Chancellor ‘trying to dance us merrily up a hill which is simply too steep’

15 March 2023, 16:06

Andrew Marr gives his view on the Budget
Andrew Marr gives his view on the Budget. Picture: LBC
Andrew Marr

By Andrew Marr

What’s the big politics of the Budget? What will it mean in a few months’ time? Well, it won't be about detailed numbers. As always it will be about how we feel.

That's why the Chancellor today was working so hard to put a warm, optimistic spin on the year ahead.

The British economy, he told us, was proving the doubters wrong: the costs of debt were going down, mortgage rates were lower and inflation had peaked.

He was able to appeal to the Office of Budget Responsibility (the same body cold-shouldered by Liz Truss and Kwasi Kwarteng when they crashed the economy in the autumn) and confirm that Britain would meet the prime minister's aim of halving inflation this year - and more - and that we'd avoid recession. All good.

Read more: Jeremy Hunt's 'back to work' Budget boost for old and young - as UK to avoid recession this year

Read more: What the budget means for you: Jeremy Hunt unveils help with pensions, childcare and the cost of fuel

And if that was all then, along with help on pensions and childcare, Jeremy Hunt could be sure of great headlines tomorrow.

But that isn't all.

Let's go back to the OBR. Most of us don't judge the economy on what we're told by politicians but, once again, on how we feel. And here, the OBR brings grim news.

We are going to face the highest tax burden since the late 1940s, in the immediate aftermath of the Second World War - we will notice that - plus the biggest two-year squeeze on living standards on record.

If you want an explanation for the rash of public sector strikes taking place all around us, there it is. This wasn't a budget for teachers or junior doctors.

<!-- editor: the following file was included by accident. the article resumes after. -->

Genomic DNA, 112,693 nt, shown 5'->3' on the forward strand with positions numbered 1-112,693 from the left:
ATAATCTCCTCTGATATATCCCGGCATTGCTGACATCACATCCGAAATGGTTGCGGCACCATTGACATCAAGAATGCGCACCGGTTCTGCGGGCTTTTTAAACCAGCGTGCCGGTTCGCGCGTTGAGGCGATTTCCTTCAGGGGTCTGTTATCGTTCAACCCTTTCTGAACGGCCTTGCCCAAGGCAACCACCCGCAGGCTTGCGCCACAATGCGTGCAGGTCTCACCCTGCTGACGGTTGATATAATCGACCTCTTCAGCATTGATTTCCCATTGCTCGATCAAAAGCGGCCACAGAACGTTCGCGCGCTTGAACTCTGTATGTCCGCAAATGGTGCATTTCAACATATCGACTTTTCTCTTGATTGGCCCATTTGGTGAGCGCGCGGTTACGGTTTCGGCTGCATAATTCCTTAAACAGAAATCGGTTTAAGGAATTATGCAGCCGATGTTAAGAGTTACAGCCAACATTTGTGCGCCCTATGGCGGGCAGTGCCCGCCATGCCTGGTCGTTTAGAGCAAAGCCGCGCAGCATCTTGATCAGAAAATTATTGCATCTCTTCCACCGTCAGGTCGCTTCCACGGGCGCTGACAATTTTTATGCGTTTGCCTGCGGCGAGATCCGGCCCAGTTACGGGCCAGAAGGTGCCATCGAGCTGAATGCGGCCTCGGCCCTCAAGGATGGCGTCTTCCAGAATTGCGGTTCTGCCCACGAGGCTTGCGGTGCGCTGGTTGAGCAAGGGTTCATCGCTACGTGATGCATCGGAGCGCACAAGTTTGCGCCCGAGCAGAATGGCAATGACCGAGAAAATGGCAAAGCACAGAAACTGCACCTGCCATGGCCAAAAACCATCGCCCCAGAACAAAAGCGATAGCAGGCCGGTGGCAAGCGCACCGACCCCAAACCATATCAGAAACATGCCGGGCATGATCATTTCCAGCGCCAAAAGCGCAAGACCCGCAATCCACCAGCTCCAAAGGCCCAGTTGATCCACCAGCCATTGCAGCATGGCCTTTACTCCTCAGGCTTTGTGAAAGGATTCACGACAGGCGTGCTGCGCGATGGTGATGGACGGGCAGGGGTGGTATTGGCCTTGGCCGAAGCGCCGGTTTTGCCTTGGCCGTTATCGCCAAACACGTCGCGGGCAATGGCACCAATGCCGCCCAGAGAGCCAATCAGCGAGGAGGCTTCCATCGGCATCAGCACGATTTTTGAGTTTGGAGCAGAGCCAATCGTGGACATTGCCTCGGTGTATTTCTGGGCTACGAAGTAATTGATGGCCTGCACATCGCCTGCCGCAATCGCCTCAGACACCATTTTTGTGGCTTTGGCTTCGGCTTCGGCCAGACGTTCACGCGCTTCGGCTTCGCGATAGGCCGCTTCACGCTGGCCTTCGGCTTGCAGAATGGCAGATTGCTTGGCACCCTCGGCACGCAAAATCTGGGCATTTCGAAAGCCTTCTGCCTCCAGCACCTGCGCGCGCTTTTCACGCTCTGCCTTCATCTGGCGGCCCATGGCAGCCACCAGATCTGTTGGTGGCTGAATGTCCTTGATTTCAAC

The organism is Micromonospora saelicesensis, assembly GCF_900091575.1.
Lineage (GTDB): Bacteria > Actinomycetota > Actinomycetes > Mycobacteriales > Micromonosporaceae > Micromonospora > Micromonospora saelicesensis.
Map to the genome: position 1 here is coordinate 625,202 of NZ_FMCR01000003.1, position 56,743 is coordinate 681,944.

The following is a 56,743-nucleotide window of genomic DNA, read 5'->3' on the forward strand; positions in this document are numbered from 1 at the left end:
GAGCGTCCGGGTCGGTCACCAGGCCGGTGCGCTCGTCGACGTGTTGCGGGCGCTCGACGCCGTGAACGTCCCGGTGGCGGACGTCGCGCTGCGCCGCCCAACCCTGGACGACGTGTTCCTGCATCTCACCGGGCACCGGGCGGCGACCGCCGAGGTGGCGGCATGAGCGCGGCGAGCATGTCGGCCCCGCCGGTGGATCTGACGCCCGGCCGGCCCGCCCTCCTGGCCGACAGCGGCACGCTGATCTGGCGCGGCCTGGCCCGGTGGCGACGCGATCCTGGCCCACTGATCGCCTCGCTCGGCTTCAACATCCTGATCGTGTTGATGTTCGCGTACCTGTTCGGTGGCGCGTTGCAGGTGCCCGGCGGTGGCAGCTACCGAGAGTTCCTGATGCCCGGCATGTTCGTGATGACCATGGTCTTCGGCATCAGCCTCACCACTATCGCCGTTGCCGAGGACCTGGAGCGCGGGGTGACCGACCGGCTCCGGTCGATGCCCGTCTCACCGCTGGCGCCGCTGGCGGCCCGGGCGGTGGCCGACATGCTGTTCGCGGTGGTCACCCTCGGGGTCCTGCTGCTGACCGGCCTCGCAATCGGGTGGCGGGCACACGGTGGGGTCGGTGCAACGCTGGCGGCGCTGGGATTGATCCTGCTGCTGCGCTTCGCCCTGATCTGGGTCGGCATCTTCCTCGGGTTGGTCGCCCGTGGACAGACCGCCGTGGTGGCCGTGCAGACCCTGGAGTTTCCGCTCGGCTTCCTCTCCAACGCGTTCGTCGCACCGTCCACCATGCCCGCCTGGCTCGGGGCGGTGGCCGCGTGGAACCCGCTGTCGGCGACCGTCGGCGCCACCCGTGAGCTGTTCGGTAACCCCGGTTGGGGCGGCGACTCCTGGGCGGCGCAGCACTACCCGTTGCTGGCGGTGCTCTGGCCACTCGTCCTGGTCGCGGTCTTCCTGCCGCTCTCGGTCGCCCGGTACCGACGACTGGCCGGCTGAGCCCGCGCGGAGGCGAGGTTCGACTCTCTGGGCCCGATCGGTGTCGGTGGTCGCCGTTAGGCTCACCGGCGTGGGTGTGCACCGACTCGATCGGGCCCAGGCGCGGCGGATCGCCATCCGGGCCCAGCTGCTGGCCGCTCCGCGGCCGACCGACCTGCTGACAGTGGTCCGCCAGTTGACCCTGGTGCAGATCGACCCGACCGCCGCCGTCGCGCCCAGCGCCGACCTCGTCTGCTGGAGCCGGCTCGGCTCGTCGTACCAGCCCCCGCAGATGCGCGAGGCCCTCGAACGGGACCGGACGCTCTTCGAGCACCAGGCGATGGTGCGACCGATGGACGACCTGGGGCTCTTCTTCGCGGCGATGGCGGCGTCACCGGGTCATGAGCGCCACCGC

That's not to say that the Chancellor did nothing useful today, but rather that he is trying to dance us merrily up a hill which is simply too steep. No wonder the Labour leader Keir Starmer sounded almost triumphal in his pessimism.

It remains very hard to the Tories to turn things around by the time of the next election although Rishi Sunak is proving to be a very effectively hyperactive Prime Minister and I think we can expect a really tough and exciting political contest between now now and next autumn.

On the detail, the most important announcement in the budget was the extra money for childcare. That was dictated by raw politics.

Labour's Bridget Phillipson pointed out last week that in the 100 most marginal conservative constituencies in England, parents of children under 11 make up more than a quarter of the population. They vote. That's really all you need to know.

Could this be the beginning of a shift in attention and resources away from older voters and towards the younger generations who have missed out on affordable housing, affordable child care and have little hope, at the moment, of a decent pension? Let's hope so.

Some criticise the Tories for swiping another Labour idea - because Labour also want to expand support for childcare. But this means Labour, thinking hard about those 100 constituencies, now needs to sharpen, upgrade and properly fund its offer on childcare.

That's how good policy advances – a strong competition between the parties to make the best offer about something the public wants. This is politics working properly. And it's very good news, I'd say for parents.

This wasn't a budget that changes the political dial or takes Britain in a radically new direction - thank goodness you might say - but more of a progress report, at a time when we are still stuck in the mud.

If I was a teacher, and I wasn't on strike, and I was marking this it would be a B-plus, with a scribble at the end - to the country as much as to Jeremy Hunt - saying, “must do better”.